Marikina, the Book
by Isagani Cruz
(The Philippine Star) August 13, 2009
Here are excerpts from my speech during the launching last month of *The Will to Change: Marikina and Its Innovations*, edited by Dennis T. Gonzalez:
Literary critics talk about a book in terms of the five elements of the reading experience, namely, how a book mirrors the reality of its subject, how it expresses what its creators want to say, how it affects its readers, how it continues the tradition of books of its kind, and how it is put together as a text.
How does the book mirror the reality of Marikina the city? Marikina is the most competitive city in the National Capital Region, one of the top three most competitive cities in the country, one of the most business-friendly cities, one of the healthiest cities, one of four model cities in
infrastructure, one of the most liveable cities, and so on. It is well on its way to attaining its dream of becoming a Little Singapore. Does the book mirror that reality? Is the book well-organized, neat, tasteful, efficient, customer-friendly or reader-friendly, just like the city? My answer is simply *yes*.
How does the book express what its publishers, editor, and writers want to say? Very simply, they wanted to say that other cities should learn from Marikina. It’s really a how-to book – how to manage a city, how to remove corruption, how to instil discipline, how to attract business, and so on. The book is designed like a manual, a do-it-yourself guide for mayors and other urban leaders. Does it express what it wants to express? My answer is simply *yes*.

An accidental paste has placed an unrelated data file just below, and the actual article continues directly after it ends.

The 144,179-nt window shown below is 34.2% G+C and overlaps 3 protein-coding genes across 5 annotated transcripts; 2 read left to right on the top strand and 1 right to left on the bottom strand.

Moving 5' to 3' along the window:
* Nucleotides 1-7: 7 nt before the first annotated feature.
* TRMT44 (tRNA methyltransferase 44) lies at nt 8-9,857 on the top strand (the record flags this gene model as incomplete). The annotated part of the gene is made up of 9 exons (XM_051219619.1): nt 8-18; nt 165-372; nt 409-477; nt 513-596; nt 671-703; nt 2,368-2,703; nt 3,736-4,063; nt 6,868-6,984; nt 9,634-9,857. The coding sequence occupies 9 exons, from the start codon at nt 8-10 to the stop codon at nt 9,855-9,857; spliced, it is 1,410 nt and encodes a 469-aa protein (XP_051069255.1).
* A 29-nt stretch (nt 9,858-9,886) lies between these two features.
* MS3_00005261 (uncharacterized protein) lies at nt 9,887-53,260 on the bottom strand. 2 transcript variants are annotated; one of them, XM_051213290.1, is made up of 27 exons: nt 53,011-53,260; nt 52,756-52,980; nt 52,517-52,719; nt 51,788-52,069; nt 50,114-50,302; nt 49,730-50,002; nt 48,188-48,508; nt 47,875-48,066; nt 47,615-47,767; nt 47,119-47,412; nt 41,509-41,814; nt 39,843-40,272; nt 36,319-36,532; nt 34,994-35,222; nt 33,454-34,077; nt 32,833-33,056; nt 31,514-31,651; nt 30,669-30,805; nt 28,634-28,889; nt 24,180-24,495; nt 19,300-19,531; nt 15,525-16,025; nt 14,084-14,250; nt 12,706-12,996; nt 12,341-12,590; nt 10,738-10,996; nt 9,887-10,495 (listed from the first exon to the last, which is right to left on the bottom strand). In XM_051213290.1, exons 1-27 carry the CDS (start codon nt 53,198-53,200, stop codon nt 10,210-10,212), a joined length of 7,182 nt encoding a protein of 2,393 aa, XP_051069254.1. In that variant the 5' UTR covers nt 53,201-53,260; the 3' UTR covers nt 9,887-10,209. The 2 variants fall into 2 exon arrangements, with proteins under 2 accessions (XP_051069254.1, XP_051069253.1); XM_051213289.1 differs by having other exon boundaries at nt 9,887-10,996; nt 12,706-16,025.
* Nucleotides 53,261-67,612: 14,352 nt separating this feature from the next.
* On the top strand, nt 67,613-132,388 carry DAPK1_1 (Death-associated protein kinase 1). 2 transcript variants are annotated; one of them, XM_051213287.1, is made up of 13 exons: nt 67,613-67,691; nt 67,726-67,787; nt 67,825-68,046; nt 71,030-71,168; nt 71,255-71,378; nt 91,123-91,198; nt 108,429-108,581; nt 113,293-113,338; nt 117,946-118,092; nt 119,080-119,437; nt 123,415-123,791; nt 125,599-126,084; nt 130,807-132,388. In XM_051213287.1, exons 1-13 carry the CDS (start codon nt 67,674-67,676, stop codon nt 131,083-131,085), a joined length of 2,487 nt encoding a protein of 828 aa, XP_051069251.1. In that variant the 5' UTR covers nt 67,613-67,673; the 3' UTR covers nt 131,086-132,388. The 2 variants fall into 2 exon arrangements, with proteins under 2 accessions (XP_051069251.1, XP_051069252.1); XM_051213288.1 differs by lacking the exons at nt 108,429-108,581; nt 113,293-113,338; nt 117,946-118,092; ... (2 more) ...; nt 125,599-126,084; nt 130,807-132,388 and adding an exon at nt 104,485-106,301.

How does the book affect its readers? We have to wait until the readers themselves will vote with their wallets (if they buy the book), or with their time (if they sit down to go over the whole book), or with their comments (if they communicate these to the publishers). I live in Alabang
and I’m perfectly happy there, but if I had to save money for a house all over again, I would want to settle in Marikina. So if you asked me if the book affected me the way it’s supposed to affect me, my answer would simply be *yes*.
How does the book continue the tradition of books of its kind? Ordinarily, that kind of judgment would be done by the National Book Development Board (NBDB) and the Manila Critics Circle. *The bad news is that the editor heads the NBDB, so this book is automatically disqualified from receiving a National Book Award.*
To confirm that it compares well with books on other cities, just put it on the same bookshelf as those other books and see which book browsers will pick up. It’s safe to bet on this book. Is the book firmly in the tradition of inspirational and informational books about cities? My answer is simply *yes*.